Multi-million pound project to use nanotechnology to improve safetySeptember 03, 2015
The University of Southampton has been awarded a multi-million grant from Lloyd's Register Foundation to bring together some of the worlds's brightest early career researchers to find new ways of using nanotechnologies to improve safety at sea, on land and in the air.
Dr Themis Prodromakis, a Reader within the Nanoelectronics and Nanotechnologies Group at Southampton, is leading the £3m programme, which will receive match funding from partner organisations. He says: "Researchers are always looking for funding for high risk, high reward ideas. They want to collaborate with the best scientists and engineers in the world and gain access to state-of-art facilities. The Lloyd's Register Foundation International COnsortium in Nanotechnologies (ICON) will assemble the world's leading universities, research institutions and innovative companies to help them tackle many of today's most challenging issues by recruiting talented PhD students from every continent."
Applications will soon be invited from scientists and engineers keen to pioneer research across a range of industries. Nanotechnologies are already widely used, for example in smart phones, cameras and gadgets. Breakthroughs already being developed include cars, boats and planes built from lightweight materials stronger than steel with new functions such as self-cleaning and repairing; flexible textiles that can become rigid and shockproof to protect the wearer; sensors in hostile environments such as the deep ocean and space; tiny implants for real-time monitoring to aid diagnoses for doctors; and smart devices that harvest energy from their environment.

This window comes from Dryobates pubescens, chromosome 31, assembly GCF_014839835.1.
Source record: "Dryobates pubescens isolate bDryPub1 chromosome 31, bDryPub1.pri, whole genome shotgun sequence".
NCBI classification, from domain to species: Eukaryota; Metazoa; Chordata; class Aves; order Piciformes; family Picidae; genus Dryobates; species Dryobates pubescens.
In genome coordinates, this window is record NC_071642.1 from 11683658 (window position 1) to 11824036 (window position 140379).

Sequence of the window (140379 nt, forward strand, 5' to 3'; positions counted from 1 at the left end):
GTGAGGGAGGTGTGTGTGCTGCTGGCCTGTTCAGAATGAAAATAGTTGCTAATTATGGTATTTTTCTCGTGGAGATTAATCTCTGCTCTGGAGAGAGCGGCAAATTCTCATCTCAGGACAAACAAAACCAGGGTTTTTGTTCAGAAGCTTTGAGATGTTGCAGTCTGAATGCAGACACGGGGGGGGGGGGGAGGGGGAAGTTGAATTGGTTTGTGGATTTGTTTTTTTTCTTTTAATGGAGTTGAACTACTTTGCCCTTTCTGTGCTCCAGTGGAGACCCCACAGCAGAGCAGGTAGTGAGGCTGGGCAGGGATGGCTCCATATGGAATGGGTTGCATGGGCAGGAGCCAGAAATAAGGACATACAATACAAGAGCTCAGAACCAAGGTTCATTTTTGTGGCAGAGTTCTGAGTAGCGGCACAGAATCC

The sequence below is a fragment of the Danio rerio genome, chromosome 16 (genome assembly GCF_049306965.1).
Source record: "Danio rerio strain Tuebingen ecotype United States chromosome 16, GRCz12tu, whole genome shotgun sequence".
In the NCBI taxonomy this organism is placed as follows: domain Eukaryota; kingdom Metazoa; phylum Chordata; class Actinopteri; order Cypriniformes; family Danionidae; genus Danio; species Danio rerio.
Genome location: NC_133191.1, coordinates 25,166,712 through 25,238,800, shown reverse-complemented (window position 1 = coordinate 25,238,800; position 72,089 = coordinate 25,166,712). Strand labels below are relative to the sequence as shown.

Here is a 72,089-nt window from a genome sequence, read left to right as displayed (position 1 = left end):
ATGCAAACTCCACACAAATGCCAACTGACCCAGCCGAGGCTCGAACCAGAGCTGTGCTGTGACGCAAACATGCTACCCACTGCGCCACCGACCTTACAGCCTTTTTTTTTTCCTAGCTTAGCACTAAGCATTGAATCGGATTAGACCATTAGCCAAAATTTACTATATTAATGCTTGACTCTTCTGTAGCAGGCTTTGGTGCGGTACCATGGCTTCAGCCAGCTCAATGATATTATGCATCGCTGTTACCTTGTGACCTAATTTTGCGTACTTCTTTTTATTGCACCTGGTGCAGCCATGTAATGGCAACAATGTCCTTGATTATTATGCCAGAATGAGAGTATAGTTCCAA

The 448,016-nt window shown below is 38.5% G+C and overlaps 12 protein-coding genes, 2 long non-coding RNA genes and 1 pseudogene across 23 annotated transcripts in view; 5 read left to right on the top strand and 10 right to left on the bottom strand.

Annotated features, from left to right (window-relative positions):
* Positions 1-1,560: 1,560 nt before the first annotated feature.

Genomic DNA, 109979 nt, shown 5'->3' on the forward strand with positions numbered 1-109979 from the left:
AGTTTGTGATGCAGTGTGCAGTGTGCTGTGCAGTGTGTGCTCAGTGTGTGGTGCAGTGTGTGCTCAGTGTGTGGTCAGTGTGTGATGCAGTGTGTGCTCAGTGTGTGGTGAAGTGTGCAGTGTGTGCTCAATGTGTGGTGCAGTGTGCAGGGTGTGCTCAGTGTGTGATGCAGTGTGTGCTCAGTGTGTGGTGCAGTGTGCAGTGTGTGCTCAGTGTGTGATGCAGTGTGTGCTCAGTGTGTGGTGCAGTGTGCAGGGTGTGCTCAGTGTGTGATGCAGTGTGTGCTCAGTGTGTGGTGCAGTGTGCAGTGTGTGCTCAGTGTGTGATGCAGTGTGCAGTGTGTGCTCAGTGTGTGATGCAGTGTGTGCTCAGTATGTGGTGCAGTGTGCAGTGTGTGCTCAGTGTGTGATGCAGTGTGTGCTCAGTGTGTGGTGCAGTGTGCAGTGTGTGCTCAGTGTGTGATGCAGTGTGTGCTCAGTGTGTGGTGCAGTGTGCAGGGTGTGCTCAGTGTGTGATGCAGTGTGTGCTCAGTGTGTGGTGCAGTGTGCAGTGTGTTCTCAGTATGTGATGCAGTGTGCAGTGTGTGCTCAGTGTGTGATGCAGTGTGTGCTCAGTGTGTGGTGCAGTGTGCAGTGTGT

ICON will support more than 50 PhD students to undertake research at leading global universities, aided by matched funding. They will work together with partners from industry on interdisciplinary projects and access world-leading facilities, such as the £120m Southampton Nanofabrication Centre. The doctoral researchers will meet every year to present their findings and share ideas and concepts, becoming part of a global doctoral cohort addressing the Foundation's safety mission.
Professor Richard Clegg, Managing Director of Lloyd's Register Foundation said: "We are pleased to support the University of Southampton in developing this global cohort of scientists. Their research will develop applications to further the Foundation's safety goals whilst also providing training and building technical capacity in support of our educational mission. The doctoral students joining this consortium will gain an understanding of how their research can benefit society whilst developing international research networks at an early stage in their careers."
"The support of Lloyd's Register Foundation is key to our mission," adds Dr Prodromakis. "Lloyd's Register itself is well-known for promoting safety worldwide for more than 250 years. Its Global Technology Centre is now based in Southampton and its Foundation has become a catalyst to support research, training and education for the benefit of society. We are delighted to work alongside them."
University of Southampton
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